At the time of writing, negotiations between the UK and the EU on post-Brexit trade are continuing, with time running out for a deal. With the deadline looming at the end of December 2020, customers have now started to ask us what they may need to do to prepare for sales to the EU.

Unfortunately, uncertainty still prevails. Government advertising has been encouraging us to prepare but many businesses still do not understand what preparations may be required. Secondly, as a service provider our expertise is in building and developing websites, providing hosting and domains. All we can do is read the same information that is available to customers. Our interpretation would be potentially subject to the same subjective conclusions that any non-bureaucratic reader may derive.

While we would love to offer the reassurances that our customers are seeking, we are unable to provide actionable advice, particularly where penalties for non-compliance may apply. We would therefore always recommend taking legal advice or consulting a tax professional who specialises in this subject for definitive guidance.

However, what we can do is offer assistance to update e-commerce sites with changes to shipping rates, taxation settings and privacy policies. Please do get in touch with us if you feel your website requires such updates.

We can also identify relevant official information online, to which links follow below. We’ll aim to add more relevant information if possible, as it arises.

For a typical e-commerce vendor who wants to continue selling to EU customers, we might propose three areas to consider, to see if you already trade or handle data in the appropriate way (for overseas online sales) or if changes are required. These areas might be defined broadly as:

  1. Customs regulations for selling into the EU
  2. Tax regulations
  3. GDPR & data protection

General information for business on the transition to Brexit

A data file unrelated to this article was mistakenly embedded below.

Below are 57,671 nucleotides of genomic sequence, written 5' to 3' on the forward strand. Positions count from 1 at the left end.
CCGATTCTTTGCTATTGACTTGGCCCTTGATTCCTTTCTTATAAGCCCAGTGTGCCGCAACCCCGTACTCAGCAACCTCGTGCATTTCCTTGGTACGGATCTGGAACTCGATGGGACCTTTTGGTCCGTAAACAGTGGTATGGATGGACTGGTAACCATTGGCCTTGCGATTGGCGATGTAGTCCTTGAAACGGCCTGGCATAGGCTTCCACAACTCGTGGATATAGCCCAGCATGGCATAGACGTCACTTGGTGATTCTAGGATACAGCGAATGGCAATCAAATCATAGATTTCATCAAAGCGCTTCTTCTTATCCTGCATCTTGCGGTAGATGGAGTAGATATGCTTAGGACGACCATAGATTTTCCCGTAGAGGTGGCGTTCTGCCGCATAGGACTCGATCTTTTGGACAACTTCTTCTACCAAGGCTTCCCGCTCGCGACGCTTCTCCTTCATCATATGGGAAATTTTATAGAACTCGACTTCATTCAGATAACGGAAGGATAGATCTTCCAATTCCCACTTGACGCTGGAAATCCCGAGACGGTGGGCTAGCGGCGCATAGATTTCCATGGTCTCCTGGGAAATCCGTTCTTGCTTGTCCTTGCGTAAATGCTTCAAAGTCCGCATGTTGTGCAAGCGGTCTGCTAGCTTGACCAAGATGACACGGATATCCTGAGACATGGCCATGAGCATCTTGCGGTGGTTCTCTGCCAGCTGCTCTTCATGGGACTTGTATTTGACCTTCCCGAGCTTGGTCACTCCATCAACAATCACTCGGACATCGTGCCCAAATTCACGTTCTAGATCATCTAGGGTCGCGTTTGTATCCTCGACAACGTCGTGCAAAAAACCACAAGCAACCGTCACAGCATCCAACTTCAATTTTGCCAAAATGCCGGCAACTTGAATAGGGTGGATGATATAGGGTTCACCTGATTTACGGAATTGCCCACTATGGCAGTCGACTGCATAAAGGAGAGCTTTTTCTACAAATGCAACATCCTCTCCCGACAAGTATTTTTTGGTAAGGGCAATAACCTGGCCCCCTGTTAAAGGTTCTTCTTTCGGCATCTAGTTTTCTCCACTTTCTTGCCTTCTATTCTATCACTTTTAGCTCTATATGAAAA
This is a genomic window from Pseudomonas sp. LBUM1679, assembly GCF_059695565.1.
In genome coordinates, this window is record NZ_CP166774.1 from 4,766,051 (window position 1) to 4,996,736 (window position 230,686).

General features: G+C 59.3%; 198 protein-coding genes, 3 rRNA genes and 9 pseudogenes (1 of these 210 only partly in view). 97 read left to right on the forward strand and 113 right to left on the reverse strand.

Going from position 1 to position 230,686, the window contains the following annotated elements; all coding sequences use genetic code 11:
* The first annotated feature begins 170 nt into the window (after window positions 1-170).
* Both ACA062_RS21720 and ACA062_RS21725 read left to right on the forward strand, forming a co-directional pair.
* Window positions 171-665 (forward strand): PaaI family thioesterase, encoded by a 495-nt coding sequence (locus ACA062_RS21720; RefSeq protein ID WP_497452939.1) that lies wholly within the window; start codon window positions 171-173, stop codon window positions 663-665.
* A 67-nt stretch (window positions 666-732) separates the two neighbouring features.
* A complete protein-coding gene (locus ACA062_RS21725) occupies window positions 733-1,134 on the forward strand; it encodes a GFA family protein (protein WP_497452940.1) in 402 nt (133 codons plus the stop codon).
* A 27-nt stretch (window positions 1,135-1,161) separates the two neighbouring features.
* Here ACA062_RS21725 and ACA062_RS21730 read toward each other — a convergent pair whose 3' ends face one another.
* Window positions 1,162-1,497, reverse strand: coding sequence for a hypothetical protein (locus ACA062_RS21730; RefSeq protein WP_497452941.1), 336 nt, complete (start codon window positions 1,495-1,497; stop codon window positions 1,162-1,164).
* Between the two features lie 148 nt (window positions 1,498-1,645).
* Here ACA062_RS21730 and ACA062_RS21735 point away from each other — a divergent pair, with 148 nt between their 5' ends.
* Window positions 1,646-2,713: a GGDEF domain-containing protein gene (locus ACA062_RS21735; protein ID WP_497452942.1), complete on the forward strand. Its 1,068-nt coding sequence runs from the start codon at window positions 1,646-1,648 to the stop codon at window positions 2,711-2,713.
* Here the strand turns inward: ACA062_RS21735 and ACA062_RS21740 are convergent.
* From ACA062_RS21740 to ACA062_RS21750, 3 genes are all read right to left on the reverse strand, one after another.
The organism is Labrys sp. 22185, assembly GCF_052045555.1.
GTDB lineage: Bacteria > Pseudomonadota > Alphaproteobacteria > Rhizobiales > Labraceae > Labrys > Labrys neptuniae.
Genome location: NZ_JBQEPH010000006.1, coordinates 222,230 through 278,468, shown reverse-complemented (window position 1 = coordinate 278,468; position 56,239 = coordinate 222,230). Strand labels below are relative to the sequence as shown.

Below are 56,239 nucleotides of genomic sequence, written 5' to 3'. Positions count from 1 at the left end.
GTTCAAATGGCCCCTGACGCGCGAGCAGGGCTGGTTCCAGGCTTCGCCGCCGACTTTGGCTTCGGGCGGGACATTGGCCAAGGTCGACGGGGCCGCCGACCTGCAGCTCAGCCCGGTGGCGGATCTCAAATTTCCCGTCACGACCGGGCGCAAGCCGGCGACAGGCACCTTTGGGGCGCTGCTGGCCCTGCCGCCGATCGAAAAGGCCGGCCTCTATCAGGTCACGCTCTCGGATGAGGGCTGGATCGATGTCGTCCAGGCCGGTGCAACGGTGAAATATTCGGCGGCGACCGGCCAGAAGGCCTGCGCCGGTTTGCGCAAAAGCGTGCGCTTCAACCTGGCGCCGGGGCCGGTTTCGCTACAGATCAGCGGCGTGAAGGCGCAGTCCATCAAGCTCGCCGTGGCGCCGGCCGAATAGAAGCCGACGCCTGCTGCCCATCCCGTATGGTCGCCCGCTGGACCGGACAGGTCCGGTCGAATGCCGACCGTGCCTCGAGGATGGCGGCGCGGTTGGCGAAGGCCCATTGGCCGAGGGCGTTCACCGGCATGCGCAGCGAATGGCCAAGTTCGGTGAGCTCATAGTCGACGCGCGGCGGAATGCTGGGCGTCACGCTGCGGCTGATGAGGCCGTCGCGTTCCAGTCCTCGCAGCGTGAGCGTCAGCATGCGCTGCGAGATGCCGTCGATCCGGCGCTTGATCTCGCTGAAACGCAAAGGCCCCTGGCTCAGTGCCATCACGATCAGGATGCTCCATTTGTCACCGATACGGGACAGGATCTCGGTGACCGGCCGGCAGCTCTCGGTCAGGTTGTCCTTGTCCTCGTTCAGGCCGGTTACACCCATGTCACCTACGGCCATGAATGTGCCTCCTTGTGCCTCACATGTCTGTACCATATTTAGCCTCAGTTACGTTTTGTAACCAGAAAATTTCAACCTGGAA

The UK government has a portal to their official information here:

Shopify has also complied a good (non-official) overview regarding e-commerce and Brexit here:

Customs regulations for selling into the EU

E-commerce vendors who wish continue selling into the EU will want to pay attention to this notice, advising on goods sent by post to the EU. 

In short, the advice, at the time of writing, is “You do not need a customs declaration for packages sent to a country within the EU.”

Tax regulations

The previous article linked above also states: “For private persons there is no legal requirement to obtain evidence of posting. However, if you’re in business and registered for VAT you will need to obtain and retain a certificate of posting (C&E132) to support the VAT zero-rating of your supply, and to discharge your liability to customs charges on goods temporarily imported into the UK.”

This may mean that adjustments are required on your website to change the application of taxes to EU countries. This will depend on how you have been trading to date.

GDPR & data protection

UK government advice confirms that GDPR will be retained in UK law. Existing data protection legislation will continue to apply.

While we cannot offer formal advice here on privacy, data protection and GDPR, we do recommend following as closely as possible the guidance and directions of the Information Commissioners Office as it is their judgement which will apply on any issues that arise. They offer substantial guidance for organisations about privacy at the end of the Brexit transition period.

It’s important to bear in mind that GDPR and UK data protection legislation applies to an entire business and not just its website. If you are concerned about best practice in security and data management in the office and online, we recommend you contact the IT experts at our parent company Cloudstream Technology. The IT professionals there can advise on Cyber Essentials and other methods of securing and managing data.